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Play Away: Let the Big (Sky) Dog Eat!

Some call it Big Sky Country. Others refer to it as the Last Best Place. But rarely does one hear talk of Montana as a premier golf destination. That would surely change if more folks found their way to the surprisingly golf-rich Flathead Valley.

Indeed, the beauty of Montana golf is that no fewer than six of the state's finest courses reside in and around the tiny resort town of Whitefish. Montana may be the fourth-largest state in the union—one that would require 3,300 of Hank Kuehne's drives to play it end to end—but most of its finest layouts are nestled here into a twenty-square-mile valley. Fortunately, so too are a bevy of superb restaurants, a handful of first-rate accommodations and a variety of activities so diverse it would require almost an entire season of long weekends to exhaust them.

Admittedly, unless you happen to live in Hungry Horse or Elmo, Montana, Whitefish isn't exactly a driving destination. Train travel, however, is a real possibility. The Whitefish Depot is the busiest rail stop between Seattle and Minneapolis, with some 60,000 passengers disembarking each year. But to get to this remote northwest corner of the Treasure State, just sixty miles from the Canadian border, most discriminating travelers fly into Glacier Park International Airport. The name's a bit grandiose for this efficiency airdrome, but it's no dirt landing strip by any means. In fact, nonstop service from Salt Lake City and Seattle and year-round service from Minneapolis and Phoenix allow most American golfers to arrive in this natural paradise with a single plane connection. And best of all, the airport is a scant seven miles from Whitefish, so from taxi to tee box is a matter of minutes.

There are a few constants regarding the Flathead Valley golf scene beyond the majestic mountain views and abundant wildlife. Simply put, these courses will break neither your bank account nor your spirit. (Looking for sweaty palms and a hammering heart rate?Go climb Mount Cleveland in nearby Glacier National Park.) They do, however, deliver thoughtful layouts, sensational aesthetics and consistently fine upkeep.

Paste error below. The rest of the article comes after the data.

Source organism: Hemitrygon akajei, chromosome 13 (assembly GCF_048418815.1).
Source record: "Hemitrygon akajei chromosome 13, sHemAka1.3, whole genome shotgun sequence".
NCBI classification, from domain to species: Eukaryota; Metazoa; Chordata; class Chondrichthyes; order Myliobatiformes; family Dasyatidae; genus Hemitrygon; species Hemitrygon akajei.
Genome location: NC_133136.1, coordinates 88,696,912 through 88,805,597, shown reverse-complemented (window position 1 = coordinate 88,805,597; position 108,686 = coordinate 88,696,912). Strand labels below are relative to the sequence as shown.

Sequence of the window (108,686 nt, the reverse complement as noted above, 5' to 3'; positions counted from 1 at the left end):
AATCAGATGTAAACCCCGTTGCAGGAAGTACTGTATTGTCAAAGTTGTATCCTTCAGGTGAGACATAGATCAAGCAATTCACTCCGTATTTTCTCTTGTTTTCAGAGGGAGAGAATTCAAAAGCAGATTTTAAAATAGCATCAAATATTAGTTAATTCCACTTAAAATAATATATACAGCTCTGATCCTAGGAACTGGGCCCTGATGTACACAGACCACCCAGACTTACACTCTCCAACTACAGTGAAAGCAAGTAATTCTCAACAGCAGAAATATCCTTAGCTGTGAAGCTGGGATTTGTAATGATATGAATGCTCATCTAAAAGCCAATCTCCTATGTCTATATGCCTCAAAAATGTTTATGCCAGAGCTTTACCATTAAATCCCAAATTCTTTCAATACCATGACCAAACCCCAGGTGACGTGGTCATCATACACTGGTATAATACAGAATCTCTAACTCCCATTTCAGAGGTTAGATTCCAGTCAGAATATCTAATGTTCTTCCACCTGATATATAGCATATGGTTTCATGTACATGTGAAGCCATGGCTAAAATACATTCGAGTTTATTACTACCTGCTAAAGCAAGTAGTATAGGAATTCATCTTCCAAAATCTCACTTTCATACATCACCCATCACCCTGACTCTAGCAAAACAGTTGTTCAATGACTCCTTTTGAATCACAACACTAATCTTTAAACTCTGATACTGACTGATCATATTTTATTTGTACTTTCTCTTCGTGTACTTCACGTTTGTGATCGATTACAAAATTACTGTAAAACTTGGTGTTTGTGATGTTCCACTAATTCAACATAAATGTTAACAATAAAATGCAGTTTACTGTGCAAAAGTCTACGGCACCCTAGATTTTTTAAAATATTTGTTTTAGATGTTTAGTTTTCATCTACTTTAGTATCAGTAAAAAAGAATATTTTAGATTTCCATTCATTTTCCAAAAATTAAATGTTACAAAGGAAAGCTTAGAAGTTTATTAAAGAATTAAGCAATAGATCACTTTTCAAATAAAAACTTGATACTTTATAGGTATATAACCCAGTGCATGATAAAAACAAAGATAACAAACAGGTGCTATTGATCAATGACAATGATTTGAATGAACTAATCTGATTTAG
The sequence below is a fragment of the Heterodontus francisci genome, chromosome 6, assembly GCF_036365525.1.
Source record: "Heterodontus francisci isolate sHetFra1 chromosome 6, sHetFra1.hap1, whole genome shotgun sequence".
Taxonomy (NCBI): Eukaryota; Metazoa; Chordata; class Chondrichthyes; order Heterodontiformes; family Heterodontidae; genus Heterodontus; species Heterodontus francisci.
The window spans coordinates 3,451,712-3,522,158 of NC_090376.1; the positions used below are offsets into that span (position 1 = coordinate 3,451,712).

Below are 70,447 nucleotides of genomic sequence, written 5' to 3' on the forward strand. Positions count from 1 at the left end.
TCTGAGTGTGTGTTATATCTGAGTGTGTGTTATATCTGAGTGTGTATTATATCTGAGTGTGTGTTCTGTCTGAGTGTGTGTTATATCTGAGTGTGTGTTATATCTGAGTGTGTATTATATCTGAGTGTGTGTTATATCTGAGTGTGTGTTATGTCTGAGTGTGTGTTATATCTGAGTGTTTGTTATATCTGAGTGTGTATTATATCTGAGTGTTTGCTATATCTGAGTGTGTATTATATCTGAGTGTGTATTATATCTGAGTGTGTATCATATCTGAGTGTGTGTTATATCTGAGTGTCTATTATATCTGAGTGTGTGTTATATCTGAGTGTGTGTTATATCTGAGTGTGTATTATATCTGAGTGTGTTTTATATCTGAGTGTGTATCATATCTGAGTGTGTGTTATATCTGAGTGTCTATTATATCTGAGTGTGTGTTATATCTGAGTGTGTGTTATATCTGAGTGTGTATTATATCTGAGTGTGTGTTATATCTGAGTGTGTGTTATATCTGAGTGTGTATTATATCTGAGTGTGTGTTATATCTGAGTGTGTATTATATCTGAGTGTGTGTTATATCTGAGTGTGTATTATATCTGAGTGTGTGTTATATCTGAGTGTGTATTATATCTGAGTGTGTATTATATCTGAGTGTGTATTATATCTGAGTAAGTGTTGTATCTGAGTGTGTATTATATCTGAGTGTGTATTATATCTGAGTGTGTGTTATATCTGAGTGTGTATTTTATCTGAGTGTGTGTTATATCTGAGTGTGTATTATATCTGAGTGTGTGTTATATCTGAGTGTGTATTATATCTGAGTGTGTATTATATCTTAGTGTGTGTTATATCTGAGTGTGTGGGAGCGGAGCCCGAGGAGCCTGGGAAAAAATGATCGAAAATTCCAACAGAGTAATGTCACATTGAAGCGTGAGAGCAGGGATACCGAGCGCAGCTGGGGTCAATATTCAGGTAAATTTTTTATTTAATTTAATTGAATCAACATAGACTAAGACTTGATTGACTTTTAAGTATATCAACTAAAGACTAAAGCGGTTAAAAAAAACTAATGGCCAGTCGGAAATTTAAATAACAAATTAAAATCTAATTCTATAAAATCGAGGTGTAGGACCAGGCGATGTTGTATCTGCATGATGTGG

By far the best-known course in the region—and the closest to town—is Whitefish Lake Golf Club, the area's natural first-play. Built nine holes at a time starting in the 1930s, it has developed over the decades into the only thirty-six-hole venue in the state. Both eighteens top out at little more than 6,500 yards, which is not long by today's standards and downright petite at an altitude of some 3,000 feet. The North course is a traditional parkland layout, completed in 1936, with wide, mostly tree-lined fairways and little in the way of elevation change. Far tighter and more challenging is the eleven-year-old South, a target course with multiple water hazards and elevation changes of up to seventy feet per hole, which turn club selection into something requiring a slide rule. Its views of the Whitefish and Columbia ranges, as well as of Big Mountain ski resort, are stunning. Its greens are fast and true. Most unnerving, though, is Lost Coon Lake, which encroaches upon four holes and, by any measure, should be renamed Lost Ball Lake.

Fifteen miles south of Whitefish, just outside the working-class town of Kalispell, lies Big Mountain Golf Club, an Andy North design that's matured beautifully since it debuted as Northern Pines Golf Club nine years ago. North, the two-time U.S. Open champ, fashioned a bipolar layout composed of two entirely different nines. The outward nine is linkslike, with fairways framed by dazzling fescue grasses. The inward nine is limned by soaring pines and the Stillwater River, which snakes through four of the holes.

There are also several other viable, if less spectacular, options in Kalispell. Buffalo Hill Golf Course, a twenty-seven-hole layout, presents a succession of tight doglegs and the Stillwater River to contend with, giving players reason to keep the driver in the bag. Village Greens Golf Club, though relatively flat and short, enjoys a reputation as one of the best-conditioned courses in the area. Seven miles east of Whitefish in Columbia Falls, Meadow Lake Golf Resort cuts through imposing timbers and winds around ponds and lakes. A mountain-fed creek runs through the property.

Fifteen miles far-ther south lies the toughest of the region's offerings, Eagle Bend Golf Club, often rated the number-one course in the state. In 1995 Jack Nicklaus Jr. conjoined nine new holes to nine of the original 1988 William Hull eighteen. The result is a championship layout with a surfeit of sand and water (in the form of Flathead Lake) and grandiose views of the Mission and Swan Mountain ranges.

There are more than fifty lodging options in and around Whitefish, but two in particular attract discerning travelers. The Grouse Mountain Lodge, located along the eighteenth fairway of Whitefish Lake's South course, is just five minutes from the hubbub of Central Avenue, the town's main drag. A full-service, four-season hotel, it's spacious and airy. It's also a bit of a paradox: Traditional Old West touches—including a huge stuffed elk mounted in the lobby—coexist with modern amenities such as wireless high-speed Internet access. All 145 rooms have been freshly renovated in a style that straddles both sensibilities.

Up the road a stretch at Big Mountain Resort is cozy Kandahar Lodge. Quilted in snow during winter, this fifty-room European-style log cabin makes for an inviting skier's retreat. But warm-weather visitors, too, enjoy its rustic charm, not to mention the indoor and outdoor hot tubs. Pleasures of a different sort can be found at the lodge's aptly named Snug Bar, a hole in the wall off the lobby that has just twelve seats—but no shortage of beverages.


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